What’s the obsession with making people eat durian?

Last week, I posted about the Amphawa floating market in Thailand. Although the post was not about fruit, I posted a photo of fruit that sparked a bit of conversation in the comment section. One fruit that is always of interest when talking about southeast Asia was the durian.

A durian is a large fruit with an outside skin of green spikes. I guess the word durian even means “spike.” But most notably, the fruit stinks to high heaven. Like something pungently rotten. A foul stench of a fruit.

However, it is known as “the king of fruit.”

Though I personally don’t think fruit should be gendered and arranged hierarchically.

Apparently it is delicious. And nutritious.

In Canada, obviously I never had a chance to learn what durian was. Even in Japan, I have never seen one here. Only heard about them from other people. Whenever I went to a country in southeast Asia, people would ask me if I tried a durian. Like there is some weird obsession with getting someone who’s never eaten a durian to try it. Maybe just to see/hear about their expression and reaction to the smell. Not sure.

Anyway, I have seen them before in a few different countries in southeast Asia. But I don’t think I have eaten it.

However, I have eaten durian-flavoured things though.

I had durian flavoured hard candies in Vietnam. I couldn’t tell what the flavour was for the longest time, then a few candies later I figured out ti was durian. It wasn’t a terrible taste, but I wouldn’t grant it a crown.

Another time, I bought durian flavoured mini cakes to share with my Taekwondo team. Everybody was a bit apprehensive to try them, but they all disappeared. Again, they weren’t bad, but there was an odd after taste. Still not something I would actively choose over another fruit-flavoured cake.

There is another time in the Philippines where, to this day, I’m not sure what I ate. It was a traditional dish of the Tagbanua people of Palawan. They said it was a type of special fruit, but I couldn’t get the name from anybody. It was a bit white/cream coloured, had black seeds in it, and was an odd texture for a fruit. Sort of creamy. I don’t remember if it stank or not. It may not have been a durian anyway.

Besides that, I have not eaten durian directly.

When I was in Myanmar, I happened to see this pile of of them for sale on the street.

I like patterns when I take photos, and I like this neatly stacked pile of durians. Also the scene of things for sale on the street. (I HDR-ed the photo.)

Of course I didn’t buy one. What am I going to do? But a large stinky fruit off the street, take  it back to my room to taste it and find out it’s just so-so, then have it hang out with me for the rest of my trip, stinking up my room? I don’t think so.

I seriously have my doubts about whether it is truly delicious.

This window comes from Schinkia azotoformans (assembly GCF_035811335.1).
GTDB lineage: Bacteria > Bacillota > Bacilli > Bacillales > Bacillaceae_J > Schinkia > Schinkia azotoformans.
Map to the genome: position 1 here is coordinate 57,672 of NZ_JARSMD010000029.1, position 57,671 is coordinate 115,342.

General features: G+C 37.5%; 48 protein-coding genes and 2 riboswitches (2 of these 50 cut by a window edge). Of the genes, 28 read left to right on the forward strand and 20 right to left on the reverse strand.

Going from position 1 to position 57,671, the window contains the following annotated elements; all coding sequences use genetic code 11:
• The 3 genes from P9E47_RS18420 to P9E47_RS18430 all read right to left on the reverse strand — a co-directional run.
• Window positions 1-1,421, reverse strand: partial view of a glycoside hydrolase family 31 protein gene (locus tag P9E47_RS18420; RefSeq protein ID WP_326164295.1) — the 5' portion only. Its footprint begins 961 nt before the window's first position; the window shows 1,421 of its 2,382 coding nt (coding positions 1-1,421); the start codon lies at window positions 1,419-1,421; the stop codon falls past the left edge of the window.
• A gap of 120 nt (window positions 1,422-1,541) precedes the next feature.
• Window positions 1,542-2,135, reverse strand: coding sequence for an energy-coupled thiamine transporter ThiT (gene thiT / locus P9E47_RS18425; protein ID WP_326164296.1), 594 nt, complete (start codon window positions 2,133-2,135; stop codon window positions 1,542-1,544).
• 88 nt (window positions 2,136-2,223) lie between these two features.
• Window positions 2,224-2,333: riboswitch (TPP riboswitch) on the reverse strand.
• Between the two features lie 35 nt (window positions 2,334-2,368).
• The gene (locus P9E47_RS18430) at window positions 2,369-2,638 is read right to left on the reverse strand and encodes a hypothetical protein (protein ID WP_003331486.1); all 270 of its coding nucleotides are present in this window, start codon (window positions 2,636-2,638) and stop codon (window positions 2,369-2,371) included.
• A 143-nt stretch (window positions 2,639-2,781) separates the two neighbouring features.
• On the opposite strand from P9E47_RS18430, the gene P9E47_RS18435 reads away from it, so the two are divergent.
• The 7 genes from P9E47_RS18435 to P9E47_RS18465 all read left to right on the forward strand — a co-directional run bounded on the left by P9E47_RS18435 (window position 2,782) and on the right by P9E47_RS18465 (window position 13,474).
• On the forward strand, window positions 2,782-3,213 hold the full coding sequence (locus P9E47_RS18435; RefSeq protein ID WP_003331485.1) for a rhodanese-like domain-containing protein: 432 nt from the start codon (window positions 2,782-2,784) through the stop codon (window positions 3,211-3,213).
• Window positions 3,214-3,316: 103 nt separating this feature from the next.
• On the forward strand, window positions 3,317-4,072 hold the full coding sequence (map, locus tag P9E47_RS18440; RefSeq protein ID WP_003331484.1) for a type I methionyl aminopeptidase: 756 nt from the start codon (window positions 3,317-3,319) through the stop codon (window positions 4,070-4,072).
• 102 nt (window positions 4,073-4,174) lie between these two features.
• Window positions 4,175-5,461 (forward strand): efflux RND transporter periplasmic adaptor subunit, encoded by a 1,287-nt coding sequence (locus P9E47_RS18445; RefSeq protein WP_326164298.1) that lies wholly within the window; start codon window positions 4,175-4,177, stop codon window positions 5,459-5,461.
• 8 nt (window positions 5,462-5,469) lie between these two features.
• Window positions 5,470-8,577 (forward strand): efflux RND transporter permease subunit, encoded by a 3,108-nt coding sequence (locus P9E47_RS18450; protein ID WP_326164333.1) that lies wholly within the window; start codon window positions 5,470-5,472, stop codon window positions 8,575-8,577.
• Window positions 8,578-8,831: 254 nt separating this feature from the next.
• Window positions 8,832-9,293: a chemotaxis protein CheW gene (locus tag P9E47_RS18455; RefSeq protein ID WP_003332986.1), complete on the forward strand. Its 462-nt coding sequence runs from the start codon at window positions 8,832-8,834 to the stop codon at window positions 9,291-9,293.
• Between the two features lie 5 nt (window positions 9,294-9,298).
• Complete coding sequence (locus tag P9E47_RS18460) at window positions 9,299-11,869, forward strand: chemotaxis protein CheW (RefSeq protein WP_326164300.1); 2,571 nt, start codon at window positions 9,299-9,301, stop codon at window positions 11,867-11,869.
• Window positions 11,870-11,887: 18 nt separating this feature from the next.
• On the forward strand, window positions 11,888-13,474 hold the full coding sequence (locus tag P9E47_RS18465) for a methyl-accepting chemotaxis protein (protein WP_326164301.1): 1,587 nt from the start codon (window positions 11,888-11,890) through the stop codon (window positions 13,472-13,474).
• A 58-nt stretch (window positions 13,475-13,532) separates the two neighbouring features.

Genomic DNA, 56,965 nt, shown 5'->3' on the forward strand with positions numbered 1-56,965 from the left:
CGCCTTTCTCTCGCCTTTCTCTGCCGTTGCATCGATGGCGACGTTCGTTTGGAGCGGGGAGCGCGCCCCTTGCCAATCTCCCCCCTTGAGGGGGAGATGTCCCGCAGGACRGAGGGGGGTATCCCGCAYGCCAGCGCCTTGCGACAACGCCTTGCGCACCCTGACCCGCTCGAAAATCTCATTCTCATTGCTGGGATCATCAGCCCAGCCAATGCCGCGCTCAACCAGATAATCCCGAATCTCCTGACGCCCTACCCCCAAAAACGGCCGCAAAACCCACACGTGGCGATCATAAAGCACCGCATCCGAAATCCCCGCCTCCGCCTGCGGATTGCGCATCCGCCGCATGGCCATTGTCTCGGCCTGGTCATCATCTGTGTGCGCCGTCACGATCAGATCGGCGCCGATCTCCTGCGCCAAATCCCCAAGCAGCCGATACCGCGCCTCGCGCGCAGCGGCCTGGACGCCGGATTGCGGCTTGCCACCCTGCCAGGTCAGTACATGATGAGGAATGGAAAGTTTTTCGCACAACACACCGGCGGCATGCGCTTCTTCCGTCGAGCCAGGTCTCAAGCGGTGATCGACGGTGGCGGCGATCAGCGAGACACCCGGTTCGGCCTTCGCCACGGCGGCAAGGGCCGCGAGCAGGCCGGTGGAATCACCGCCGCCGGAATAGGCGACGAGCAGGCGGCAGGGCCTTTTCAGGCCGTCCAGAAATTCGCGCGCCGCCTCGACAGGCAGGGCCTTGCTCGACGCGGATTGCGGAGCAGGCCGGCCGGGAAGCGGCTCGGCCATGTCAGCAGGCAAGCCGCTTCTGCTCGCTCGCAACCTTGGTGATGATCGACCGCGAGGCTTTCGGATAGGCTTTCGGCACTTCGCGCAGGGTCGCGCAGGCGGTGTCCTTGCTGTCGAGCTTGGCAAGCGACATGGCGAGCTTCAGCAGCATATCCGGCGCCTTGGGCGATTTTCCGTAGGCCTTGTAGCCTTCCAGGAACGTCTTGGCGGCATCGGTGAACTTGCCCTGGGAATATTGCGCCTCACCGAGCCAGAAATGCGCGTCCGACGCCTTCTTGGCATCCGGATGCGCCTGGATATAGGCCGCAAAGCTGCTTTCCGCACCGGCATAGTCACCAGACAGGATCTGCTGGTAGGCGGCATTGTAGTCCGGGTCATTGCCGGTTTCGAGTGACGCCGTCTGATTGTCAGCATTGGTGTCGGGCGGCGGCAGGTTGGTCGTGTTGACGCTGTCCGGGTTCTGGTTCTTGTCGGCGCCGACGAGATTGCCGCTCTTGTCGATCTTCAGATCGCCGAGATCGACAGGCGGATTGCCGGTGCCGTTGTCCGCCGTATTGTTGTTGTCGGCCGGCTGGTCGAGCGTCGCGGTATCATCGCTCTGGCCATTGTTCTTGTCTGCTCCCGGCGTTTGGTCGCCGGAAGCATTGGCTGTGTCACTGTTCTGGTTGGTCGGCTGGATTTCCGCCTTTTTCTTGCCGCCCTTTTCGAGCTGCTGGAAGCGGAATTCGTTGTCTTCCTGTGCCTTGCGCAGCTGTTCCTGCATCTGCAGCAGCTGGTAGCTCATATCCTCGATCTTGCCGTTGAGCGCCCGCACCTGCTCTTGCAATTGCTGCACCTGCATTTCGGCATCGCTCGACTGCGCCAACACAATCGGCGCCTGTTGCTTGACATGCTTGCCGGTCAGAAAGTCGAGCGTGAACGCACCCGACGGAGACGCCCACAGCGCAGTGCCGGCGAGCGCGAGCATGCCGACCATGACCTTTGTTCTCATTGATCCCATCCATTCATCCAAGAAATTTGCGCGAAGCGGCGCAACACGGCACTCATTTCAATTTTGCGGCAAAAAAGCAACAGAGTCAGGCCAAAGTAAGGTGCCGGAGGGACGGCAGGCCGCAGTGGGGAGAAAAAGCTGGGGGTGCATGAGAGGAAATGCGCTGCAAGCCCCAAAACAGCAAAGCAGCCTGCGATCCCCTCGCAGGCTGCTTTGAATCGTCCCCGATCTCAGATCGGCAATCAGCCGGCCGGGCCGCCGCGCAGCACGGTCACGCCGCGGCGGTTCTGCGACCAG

Maybe I shouldn’t jump to conclusions without trying it. I understand that just because it stinks doesn’t mean it tastes bad. But is it really so good that it has earned the title “king?” Why not a pineapple, or even a jackfruit?

I guess it might taste okay, but I’m skeptical that it is amazing. Isn’t part of enjoying what you eat the fact that it smells good too? Wouldn’t the stink already put a negative bias in your head before you even ate it? Then when you did eat it you already expected it would be gross? Does it make people feel special to be able to eat a stinky fruit and call it delicious?

Okay, I think I’m just ranting now.

My point is, I don’t understand the obsession with making people eat a stinky fruit. And I have my doubts that a foul-smelling fruit could truly be delicious.

But mostly, I just wanted a reason to share the above photo.

But, I could be wrong. What are you experiences with durian? Is it really, truly, seriously, amazingly delicious? Let me know if I’m wrong! Maybe I’ll try it someday. Comment below! Please teach me about durian.

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Read: Amphawa floating market in Thailand

Read: The dragon-legged chickens of northern Vietnam

21 Comments

  1. To me durian tasted like custard mixed with onions, with a hint of tropical fruit (and from the outside, it smelt like sulphur or blocked drains!). What I didn’t like about it was that the onion-y aftertaste was really hard to get rid of. I brushed my teeth about five times and couldn’t get rid of it, and it was still there the next day. I’m not sure if i’d try it again for this reason. But some people love it, maybe it’s an acquired taste!

    • Your description does not sound nice at all, especially the smell. It’s hard to imagine anything smelling like sulphur and blocked drains to taste in any way yummy. I feel less inclined to try it.

  2. Hah, for me no stinky fruit, only stinky cheese please 🙂 I am yet to try durian though it is an ubiquitous sight on the streets of South East Asia. Consider me well warned now 😉